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By Elisha Fieldstadt

Actor Liam Neeson said Tuesday that he's "not racist" after sparking outrage with a story recounting a brief period from years ago in which he sought a “black bastard” to kill after someone close to him told him she had been raped.

In an interview published in The Independent on Monday, Neeson said after a woman close to him told him she had been raped, "my immediate reaction was ... did she know who it was? No. What color were they?" The woman alleged her rapist was black, Neeson said.

"And after that, there were some nights I went out deliberately into black areas in the city, looking to be set upon so that I could unleash physical violence," Neeson told Robin Roberts on ABC News' "Good Morning America" on Tuesday.

"And I did it for, I’d say, four or five times. And it really shocked me — this primal urge I had. It shocked me and it hurt me," Neeson added.

But "I’m not racist," Neeson said, adding that he would have had the same reaction "had she said an Irish or a Scot."

When asked why Neeson jumped so immediately to asking about race, as he told in his story to the Independent and repeated Tuesday morning, he said he asked other identifying questions too.

Neeson told the story, which he said happened 40 years ago, during a publicity stop for his new movie "Cold Pursuit," in which his character seeks revenge after his son is killed by a drug gang.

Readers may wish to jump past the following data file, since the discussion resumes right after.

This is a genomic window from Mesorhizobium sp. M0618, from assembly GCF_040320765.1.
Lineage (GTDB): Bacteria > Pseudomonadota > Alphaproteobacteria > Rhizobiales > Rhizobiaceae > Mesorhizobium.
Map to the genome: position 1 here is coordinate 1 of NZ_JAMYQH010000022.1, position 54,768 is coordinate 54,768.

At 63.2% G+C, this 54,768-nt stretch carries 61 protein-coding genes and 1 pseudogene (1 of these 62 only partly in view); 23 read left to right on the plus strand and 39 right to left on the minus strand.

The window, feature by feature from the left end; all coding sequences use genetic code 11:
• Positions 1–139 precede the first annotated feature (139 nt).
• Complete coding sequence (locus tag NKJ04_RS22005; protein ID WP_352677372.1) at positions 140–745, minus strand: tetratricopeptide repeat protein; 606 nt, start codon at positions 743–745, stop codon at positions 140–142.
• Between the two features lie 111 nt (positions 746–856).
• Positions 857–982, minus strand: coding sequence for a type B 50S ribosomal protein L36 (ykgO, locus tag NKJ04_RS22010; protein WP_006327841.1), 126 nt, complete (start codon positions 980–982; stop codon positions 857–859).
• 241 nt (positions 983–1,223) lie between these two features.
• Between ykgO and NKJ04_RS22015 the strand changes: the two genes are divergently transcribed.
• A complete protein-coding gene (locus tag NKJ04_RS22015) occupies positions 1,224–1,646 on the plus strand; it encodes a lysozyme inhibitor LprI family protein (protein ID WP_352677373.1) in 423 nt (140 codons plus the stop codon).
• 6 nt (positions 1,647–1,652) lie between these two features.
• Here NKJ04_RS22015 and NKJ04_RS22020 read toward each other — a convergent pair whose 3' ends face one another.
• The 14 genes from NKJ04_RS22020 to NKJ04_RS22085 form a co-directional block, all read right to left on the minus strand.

He said he meant to relay how a quest for vengeance can become "primal" when a loved one is involved.

"I’m ashamed to say that, and I did it for maybe a week hoping some ‘black bastard’ would come out of a pub and have a go at me about something, you know? So that I could kill him," Neeson said in the Independent interview.

Many criticized Neeson for jumping to asking his friend about race and looking to punish any black man to avenge her.

"As a person of color, you represent an entire group. And a lot of times, those implicit biases — while a person on a day-to-day basis won’t use racial slurs — some of those biases will bubble up in stressful situations," Cornell L. Craig, the director of diversity programs at Pace University said Monday.

Roberts pointed out Tuesday that an "innocent black man" could have been killed.

"They could have killed me, too," Neeson answered.

Some lauded Neeson for opening up about something he's shameful about and presenting an opportunity for a greater conversation.

"To talk, to open up, to talk about these things. We all pretend we're all politically correct," Neeson said Tuesday. "Sometimes just scratch the surface, and you discover this racism and bigotry, and it's there."

"Violence breeds violence," he said. "Bigotry breeds bigotry."